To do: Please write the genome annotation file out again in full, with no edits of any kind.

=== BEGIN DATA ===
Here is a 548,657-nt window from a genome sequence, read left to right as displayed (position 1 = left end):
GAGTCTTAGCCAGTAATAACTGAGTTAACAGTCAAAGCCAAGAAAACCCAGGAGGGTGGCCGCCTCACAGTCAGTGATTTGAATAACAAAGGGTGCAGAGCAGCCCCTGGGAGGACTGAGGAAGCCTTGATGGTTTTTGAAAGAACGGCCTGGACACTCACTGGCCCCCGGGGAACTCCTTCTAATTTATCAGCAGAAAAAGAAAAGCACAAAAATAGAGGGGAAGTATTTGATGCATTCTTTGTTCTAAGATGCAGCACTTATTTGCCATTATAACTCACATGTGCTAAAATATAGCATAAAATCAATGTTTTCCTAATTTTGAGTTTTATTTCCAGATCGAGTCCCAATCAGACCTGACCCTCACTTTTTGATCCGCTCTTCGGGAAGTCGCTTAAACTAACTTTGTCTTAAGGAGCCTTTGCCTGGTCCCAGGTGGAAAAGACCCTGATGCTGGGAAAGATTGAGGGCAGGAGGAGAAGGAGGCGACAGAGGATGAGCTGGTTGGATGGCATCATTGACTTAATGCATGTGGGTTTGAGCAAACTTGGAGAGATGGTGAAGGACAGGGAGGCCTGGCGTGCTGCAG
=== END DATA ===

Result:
Here is a 548,657-nt window from a genome sequence, read left to right as displayed (position 1 = left end):
GAGTCTTAGCCAGTAATAACTGAGTTAACAGTCAAAGCCAAGAAAACCCAGGAGGGTGGCCGCCTCACAGTCAGTGATTTGAATAACAAAGGGTGCAGAGCAGCCCCTGGGAGGACTGAGGAAGCCTTGATGGTTTTTGAAAGAACGGCCTGGACACTCACTGGCCCCCGGGGAACTCCTTCTAATTTATCAGCAGAAAAAGAAAAGCACAAAAATAGAGGGGAAGTATTTGATGCATTCTTTGTTCTAAGATGCAGCACTTATTTGCCATTATAACTCACATGTGCTAAAATATAGCATAAAATCAATGTTTTCCTAATTTTGAGTTTTATTTCCAGATCGAGTCCCAATCAGACCTGACCCTCACTTTTTGATCCGCTCTTCGGGAAGTCGCTTAAACTAACTTTGTCTTAAGGAGCCTTTGCCTGGTCCCAGGTGGAAAAGACCCTGATGCTGGGAAAGATTGAGGGCAGGAGGAGAAGGAGGCGACAGAGGATGAGCTGGTTGGATGGCATCATTGACTTAATGCATGTGGGTTTGAGCAAACTTGGAGAGATGGTGAAGGACAGGGAGGCCTGGCGTGCTGCAG